"There are three million documents, so I don't know if the Americans were able to clarify" their contents, Netanyahu said.
Deputy Foreign Minister Danny Ayalon said on Sunday that the documents released by Wikileaks will not harm the relations between Israel and the US.
"There's nothing to get excited about," Ayalon said. "We have to be patient. As someone who knows Israel-US relations from up close, I can say that our joint interests are the basis of the relationship, and not small issues hear and there."
"No document can damage our friendship with the US," Ayalon added.
Israel, along with various US allies around the world, was on high alert Sunday morning, after being briefed by American diplomats about the expected release of classified files.
An Israeli government source said that already last Wednesday the US had informed Israel that it could be mentioned in the anticipated WikiLeaks release of the classified US cables and documents.
“They did not want us to hear about it from the media. We appreciated the phone call and we thanked them for giving us the heads up,” the official said.
Another Israeli official added that the American Embassy in Tel Aviv had been calling Israelis named in the documents in order to warn them in advance. The list includes officials in the Foreign Ministry, as well as aides to prime ministers, this official said.
Obama: Leaked documents will endanger "countless" lives
The Obama administration on Sunday told whistle-blower WikiLeaks that its expected imminent release of classified State Department cables will put "countless" lives at risk, threaten global counter-terrorism operations and jeopardize US relations with its allies.
In a highly unusual step reflecting the administration's grave concerns about the ramifications of the move, the State Department released a letter from its top lawyer to WikiLeaks founder Julian Assange and his attorney telling them that publication of the documents would be illegal and demanding that they stop it.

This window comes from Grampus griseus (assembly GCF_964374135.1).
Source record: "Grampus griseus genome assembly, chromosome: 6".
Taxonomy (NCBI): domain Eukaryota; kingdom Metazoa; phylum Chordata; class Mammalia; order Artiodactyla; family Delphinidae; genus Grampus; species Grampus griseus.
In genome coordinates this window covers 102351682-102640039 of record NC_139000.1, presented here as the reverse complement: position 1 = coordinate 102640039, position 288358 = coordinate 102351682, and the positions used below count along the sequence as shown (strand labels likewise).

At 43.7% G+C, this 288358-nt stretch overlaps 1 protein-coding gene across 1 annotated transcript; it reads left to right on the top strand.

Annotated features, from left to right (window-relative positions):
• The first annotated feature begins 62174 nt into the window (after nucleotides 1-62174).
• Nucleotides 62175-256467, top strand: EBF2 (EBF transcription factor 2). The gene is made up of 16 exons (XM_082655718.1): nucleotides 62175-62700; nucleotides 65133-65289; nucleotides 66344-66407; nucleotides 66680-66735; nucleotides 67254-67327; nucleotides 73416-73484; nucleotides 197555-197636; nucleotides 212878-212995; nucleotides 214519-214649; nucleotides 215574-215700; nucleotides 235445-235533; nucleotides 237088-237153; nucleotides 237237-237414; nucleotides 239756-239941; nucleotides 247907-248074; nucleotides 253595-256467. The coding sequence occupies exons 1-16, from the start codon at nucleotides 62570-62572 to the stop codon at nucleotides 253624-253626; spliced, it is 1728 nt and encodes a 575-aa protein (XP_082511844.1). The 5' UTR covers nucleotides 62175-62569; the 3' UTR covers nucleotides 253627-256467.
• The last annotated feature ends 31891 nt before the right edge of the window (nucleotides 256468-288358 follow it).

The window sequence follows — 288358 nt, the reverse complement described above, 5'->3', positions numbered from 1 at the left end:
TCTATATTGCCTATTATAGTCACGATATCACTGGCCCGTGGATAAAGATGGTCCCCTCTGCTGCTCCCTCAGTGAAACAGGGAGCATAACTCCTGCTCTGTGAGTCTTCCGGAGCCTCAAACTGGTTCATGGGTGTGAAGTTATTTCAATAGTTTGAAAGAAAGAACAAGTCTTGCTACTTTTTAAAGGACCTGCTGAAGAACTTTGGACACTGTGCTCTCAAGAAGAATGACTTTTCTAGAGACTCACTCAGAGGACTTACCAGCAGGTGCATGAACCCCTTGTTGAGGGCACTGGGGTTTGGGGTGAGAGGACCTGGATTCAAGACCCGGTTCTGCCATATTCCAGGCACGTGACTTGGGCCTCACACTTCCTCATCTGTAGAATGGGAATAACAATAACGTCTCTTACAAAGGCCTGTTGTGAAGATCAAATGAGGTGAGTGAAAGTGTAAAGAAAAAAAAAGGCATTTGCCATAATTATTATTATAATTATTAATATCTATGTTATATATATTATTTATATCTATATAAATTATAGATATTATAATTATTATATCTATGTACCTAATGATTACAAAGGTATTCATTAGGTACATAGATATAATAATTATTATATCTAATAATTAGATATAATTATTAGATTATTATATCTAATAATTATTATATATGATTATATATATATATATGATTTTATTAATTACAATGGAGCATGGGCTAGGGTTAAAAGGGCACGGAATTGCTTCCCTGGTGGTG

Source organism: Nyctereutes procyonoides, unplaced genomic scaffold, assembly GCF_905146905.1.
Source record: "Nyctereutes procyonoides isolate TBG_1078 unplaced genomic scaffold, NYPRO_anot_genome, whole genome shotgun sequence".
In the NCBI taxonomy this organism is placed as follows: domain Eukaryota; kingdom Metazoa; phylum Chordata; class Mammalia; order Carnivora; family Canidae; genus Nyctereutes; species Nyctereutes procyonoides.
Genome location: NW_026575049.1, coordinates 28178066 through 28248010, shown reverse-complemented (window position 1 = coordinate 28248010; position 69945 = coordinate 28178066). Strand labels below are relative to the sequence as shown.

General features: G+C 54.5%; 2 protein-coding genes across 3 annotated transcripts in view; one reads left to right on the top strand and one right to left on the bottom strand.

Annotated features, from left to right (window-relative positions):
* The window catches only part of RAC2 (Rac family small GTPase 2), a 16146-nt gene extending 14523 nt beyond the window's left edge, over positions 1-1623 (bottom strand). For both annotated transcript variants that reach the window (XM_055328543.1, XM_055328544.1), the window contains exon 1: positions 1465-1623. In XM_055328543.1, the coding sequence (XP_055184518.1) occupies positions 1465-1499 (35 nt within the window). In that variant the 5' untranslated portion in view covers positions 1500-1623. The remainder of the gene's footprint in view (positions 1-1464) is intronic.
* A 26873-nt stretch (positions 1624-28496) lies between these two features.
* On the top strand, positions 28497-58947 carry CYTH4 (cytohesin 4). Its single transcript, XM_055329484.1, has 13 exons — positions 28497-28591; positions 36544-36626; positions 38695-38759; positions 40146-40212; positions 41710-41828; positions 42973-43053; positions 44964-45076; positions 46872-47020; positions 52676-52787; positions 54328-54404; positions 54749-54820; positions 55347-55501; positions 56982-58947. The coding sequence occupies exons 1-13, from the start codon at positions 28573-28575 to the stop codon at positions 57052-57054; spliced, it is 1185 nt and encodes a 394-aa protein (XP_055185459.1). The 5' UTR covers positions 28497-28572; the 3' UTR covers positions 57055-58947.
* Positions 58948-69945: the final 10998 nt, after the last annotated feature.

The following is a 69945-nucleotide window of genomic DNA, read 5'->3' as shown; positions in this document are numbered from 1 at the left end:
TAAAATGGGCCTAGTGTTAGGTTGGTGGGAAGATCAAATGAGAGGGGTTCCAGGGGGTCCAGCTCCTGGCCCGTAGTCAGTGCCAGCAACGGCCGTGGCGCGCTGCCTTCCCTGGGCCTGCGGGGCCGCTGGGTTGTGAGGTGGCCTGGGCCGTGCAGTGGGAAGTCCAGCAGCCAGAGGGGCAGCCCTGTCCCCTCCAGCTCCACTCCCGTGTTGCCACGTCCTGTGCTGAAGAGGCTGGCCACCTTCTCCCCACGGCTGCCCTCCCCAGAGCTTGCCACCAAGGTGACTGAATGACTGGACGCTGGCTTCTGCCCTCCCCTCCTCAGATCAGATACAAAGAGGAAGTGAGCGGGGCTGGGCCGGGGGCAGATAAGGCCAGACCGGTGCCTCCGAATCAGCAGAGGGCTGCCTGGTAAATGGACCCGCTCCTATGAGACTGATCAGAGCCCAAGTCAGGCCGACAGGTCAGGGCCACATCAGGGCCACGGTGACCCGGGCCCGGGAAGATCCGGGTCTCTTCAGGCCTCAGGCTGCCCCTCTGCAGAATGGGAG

It also said the US government would not cooperate with WikiLeaks in trying to scrub the cables of information that might put sources and methods of intelligence gathering and diplomatic reporting at risk.
The letter from State Department legal adviser Harold Koh was released as US diplomats around the world are scrambling to warn foreign governments about what might be in the secret documents that are believed to contain highly sensitive assessments about world leaders, their policies and America's attempts to lobby them.
In the letter, Koh said the publication of some 250,000 secret diplomatic cables by WikiLeaks, which is expected on Sunday, will "place at risk the lives of countless innocent individuals," ''place at risk on-going military operations," and "place at risk on-going cooperation between countries."
"They were provided in violation of US law and without regard for the grave consequences of this action," he said. Koh said WikiLeaks should not publish the documents, return them to the US government and destroy any copies it may have in its possession or in computer databases.
Gil Hoffman and Tovh Lazaroff contributed to this report.